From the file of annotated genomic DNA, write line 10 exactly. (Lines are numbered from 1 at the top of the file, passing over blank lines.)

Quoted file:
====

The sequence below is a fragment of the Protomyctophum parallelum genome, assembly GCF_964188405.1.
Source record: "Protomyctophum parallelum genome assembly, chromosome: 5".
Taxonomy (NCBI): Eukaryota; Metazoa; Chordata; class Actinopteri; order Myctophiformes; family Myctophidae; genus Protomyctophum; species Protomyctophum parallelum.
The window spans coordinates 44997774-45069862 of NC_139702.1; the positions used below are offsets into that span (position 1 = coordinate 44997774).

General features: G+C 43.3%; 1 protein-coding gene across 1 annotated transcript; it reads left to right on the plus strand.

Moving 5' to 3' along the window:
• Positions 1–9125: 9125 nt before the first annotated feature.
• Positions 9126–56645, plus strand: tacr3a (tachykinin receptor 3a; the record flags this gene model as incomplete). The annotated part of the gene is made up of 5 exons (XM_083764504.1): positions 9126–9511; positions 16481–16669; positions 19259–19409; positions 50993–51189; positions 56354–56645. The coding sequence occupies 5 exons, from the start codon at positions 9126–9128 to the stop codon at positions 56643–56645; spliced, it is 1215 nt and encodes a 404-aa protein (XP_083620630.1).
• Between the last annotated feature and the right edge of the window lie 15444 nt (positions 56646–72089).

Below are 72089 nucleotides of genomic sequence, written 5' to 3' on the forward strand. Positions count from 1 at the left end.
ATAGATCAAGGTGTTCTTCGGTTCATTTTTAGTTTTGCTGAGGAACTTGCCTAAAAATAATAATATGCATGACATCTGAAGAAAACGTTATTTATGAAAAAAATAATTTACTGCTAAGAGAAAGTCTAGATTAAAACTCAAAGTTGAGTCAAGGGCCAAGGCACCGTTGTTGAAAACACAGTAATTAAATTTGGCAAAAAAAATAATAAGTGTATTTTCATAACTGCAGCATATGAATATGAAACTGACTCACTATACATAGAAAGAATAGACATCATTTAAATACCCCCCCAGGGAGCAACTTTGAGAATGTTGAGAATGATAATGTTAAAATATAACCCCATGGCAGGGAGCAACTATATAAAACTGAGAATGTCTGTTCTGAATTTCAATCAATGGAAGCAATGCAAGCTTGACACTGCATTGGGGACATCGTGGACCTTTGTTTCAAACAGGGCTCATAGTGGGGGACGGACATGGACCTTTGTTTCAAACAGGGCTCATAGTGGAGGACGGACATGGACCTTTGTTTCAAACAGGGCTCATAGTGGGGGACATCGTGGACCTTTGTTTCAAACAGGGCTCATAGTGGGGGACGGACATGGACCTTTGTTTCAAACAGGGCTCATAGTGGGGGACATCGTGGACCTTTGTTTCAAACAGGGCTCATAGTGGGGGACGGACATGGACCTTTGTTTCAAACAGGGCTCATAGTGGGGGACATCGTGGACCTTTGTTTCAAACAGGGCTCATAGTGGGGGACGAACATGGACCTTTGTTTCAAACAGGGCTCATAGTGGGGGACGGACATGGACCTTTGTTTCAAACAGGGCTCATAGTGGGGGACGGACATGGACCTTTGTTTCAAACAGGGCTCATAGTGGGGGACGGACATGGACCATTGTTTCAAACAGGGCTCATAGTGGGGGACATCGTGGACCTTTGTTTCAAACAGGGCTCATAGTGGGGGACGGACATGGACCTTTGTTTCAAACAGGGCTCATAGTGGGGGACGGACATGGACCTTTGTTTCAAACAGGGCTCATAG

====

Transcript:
Below are 72089 nucleotides of genomic sequence, written 5' to 3' on the forward strand. Positions count from 1 at the left end.